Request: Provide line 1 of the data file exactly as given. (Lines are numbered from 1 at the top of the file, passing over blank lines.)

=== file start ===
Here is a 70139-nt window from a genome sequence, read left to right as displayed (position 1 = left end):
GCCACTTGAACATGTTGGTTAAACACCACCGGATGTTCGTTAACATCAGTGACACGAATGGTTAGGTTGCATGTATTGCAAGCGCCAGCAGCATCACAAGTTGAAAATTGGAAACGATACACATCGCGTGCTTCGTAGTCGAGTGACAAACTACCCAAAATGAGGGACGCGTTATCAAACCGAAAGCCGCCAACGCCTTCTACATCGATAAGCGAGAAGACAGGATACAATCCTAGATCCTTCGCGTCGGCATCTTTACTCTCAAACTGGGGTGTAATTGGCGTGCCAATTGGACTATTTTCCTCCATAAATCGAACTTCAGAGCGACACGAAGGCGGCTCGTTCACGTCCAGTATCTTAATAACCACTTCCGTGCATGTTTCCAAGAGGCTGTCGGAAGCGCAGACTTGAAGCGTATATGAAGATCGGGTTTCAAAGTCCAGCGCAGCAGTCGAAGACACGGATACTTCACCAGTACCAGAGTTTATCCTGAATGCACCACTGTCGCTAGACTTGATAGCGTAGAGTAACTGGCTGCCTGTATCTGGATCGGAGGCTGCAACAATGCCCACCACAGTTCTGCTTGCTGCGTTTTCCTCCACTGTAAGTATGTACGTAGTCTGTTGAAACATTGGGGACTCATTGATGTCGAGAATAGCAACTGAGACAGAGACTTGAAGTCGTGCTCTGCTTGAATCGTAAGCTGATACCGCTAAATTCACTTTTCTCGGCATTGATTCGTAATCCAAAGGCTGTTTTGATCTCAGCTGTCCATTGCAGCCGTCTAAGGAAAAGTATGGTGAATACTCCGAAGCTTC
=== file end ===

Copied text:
Here is a 70139-nt window from a genome sequence, read left to right as displayed (position 1 = left end):